not much … usually the kid stayed with the prospective parents a month and then a worker type stopped by and seen how things were going and if all was ok papers were signed and the kid was yours …
If you notice in the movies you see this in its usually " the first couple of months were ok and then they put the screws to ya " ie chores work ect …
in fact there was a rather infamous abuse case in the early 1900s UK that changed British law to where they had what passed as back then background checks and checked up on the kids until they were of age 18 … I can’t remember the name of it now tho …
In Anne of Green Gables, published in 1908, Matthew and Marilla, an elderly brother and sister, don’t even have to walk into the orphanage. They hear that Mrs. Spencer, an acquaintance, is going to get a child at the orphanage a day’s trip away, and they ask for her to pick up an orphan for them as well, basically to work for them because it’s hard to get hired help:
“We’re getting a little boy from an orphan asylum in Nova Scotia and he’s coming on the train to-night. . . Mrs. Alexander Spencer was up here one day before Christmas and she said she was going to get a little girl from the asylum over in Hopeton in the spring. Her cousin lives there and Mrs. Spencer has visited her and knows all about it. So Matthew and I have talked it over off and on ever since. We thought we’d get a boy. . . So in the end we decided to ask Mrs. Spencer to pick us out one when she went over to get her little girl. We heard last week she was going, so we sent her word by Richard Spencer’s folks at Carmody to bring us a smart, likely boy of about ten or eleven. We decided that would be the best age—old enough to be of some use in doing chores right off and young enough to be trained up proper.”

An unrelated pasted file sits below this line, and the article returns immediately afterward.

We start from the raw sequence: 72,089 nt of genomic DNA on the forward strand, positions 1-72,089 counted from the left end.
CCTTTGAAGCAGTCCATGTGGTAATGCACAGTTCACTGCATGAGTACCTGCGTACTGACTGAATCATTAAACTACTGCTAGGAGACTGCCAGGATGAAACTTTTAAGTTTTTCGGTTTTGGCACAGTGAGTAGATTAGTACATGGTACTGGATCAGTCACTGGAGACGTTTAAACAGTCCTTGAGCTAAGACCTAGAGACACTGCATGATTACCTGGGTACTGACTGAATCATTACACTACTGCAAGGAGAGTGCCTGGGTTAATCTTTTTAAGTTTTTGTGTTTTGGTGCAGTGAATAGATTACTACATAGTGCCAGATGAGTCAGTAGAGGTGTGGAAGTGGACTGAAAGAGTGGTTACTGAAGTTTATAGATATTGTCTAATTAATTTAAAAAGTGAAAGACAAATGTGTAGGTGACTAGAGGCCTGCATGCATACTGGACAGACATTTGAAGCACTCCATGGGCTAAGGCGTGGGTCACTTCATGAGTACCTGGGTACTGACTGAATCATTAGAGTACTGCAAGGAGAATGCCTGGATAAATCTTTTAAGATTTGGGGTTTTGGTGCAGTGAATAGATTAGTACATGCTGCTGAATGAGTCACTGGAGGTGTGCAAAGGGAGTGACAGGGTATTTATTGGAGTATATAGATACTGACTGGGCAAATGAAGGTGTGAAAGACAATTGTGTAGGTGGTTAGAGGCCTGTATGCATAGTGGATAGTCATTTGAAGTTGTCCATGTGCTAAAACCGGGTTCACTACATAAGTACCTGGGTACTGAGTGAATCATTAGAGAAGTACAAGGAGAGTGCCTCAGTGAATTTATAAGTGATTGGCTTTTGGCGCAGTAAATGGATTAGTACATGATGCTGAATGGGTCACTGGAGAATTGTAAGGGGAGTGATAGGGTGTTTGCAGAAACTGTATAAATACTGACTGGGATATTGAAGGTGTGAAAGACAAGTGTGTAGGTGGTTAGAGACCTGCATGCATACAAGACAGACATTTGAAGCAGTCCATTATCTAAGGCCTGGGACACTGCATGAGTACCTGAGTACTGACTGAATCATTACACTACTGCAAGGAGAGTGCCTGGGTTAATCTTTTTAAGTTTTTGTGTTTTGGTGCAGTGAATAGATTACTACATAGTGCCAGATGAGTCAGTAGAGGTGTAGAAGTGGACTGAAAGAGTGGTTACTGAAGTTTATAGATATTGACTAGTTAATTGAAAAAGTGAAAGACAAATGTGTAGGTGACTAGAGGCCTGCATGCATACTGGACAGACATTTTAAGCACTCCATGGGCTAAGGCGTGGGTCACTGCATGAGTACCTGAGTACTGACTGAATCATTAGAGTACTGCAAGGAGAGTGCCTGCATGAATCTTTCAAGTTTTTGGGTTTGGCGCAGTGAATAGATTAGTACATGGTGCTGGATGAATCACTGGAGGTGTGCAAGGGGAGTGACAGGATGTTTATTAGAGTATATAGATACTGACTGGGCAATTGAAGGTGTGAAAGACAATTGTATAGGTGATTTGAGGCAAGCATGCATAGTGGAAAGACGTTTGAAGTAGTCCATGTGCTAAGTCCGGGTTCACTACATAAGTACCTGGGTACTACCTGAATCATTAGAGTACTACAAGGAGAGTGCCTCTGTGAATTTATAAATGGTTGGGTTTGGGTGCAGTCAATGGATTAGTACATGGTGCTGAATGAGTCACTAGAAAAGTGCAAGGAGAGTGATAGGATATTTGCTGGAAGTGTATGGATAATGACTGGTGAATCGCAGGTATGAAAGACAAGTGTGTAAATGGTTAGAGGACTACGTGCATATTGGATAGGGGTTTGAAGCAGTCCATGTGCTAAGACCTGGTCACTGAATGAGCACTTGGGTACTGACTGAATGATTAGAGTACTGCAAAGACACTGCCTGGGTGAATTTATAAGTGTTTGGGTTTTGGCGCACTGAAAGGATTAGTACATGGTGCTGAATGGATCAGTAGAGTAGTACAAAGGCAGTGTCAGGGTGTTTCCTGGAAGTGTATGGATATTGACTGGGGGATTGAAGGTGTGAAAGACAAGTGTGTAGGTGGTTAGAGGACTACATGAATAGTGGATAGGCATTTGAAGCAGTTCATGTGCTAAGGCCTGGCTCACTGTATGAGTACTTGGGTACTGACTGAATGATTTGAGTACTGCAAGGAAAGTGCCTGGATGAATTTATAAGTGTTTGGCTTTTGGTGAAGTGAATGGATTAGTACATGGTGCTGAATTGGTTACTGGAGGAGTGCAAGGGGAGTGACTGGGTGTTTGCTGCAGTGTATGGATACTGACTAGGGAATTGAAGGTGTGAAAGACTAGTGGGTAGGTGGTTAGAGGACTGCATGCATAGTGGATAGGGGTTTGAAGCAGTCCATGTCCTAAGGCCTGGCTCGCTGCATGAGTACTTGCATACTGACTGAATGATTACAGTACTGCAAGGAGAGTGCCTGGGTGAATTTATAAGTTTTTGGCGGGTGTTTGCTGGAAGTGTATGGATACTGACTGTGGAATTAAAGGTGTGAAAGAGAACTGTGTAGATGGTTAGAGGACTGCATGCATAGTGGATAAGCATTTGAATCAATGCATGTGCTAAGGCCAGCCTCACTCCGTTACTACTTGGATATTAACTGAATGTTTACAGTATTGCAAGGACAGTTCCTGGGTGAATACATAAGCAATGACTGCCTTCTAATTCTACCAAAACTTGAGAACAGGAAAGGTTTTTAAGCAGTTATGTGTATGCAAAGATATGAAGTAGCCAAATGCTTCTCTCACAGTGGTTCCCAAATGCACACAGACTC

There’s no oversight at all. Someone makes a mistake in the message to Mrs. Spencer and Anne, a girl arrives for Matthew and Marilla instead. They have a chance to hand her over to a mean, bad-tempered woman who needs help with child care and they keep her because they pity her.
I feel like a lot of adoptions were carried out between family members and neighbors. Maybe even a pastor or priest got involved, back in the 1800s.
My Sister adopted a baby from a teen. in her church. It was an open adoption. The adopted girl is in her 20s now. But the process was still long and drawn out and expensive. She had the baby from 3 days old. The adoption wasn’t final til the baby was 18mos old. My Sister sweated every day of it.
Back in the Old Country, my great-great-grandfather died leaving a widow with a bunch of kids and their small tenant farm allotment going to someone else. The ones that were old enough (by the standards of the day) were literally put up for auction as farm workers/servants. The highest bidders took the kids home and put them to work. No background checks, no home visits. (And these were not actual orphans.)
Once the oldest was of age, he left for the US, sending money back home to start bring the others over, who then also chipped in. The mother and the youngest girl eventually made it here, too.
If it’s between being a child laborer or starving to death, working wins.
There was no need to go to an orphanage. Obstetricians often arranged for childless couples to adopt the children of unwed mothers. Helen Doss’s book “The Family Nobody Wanted” is a good book on adoption in the 1930’s and 1940’s. Yes, couples could go to an orphanage for an older child.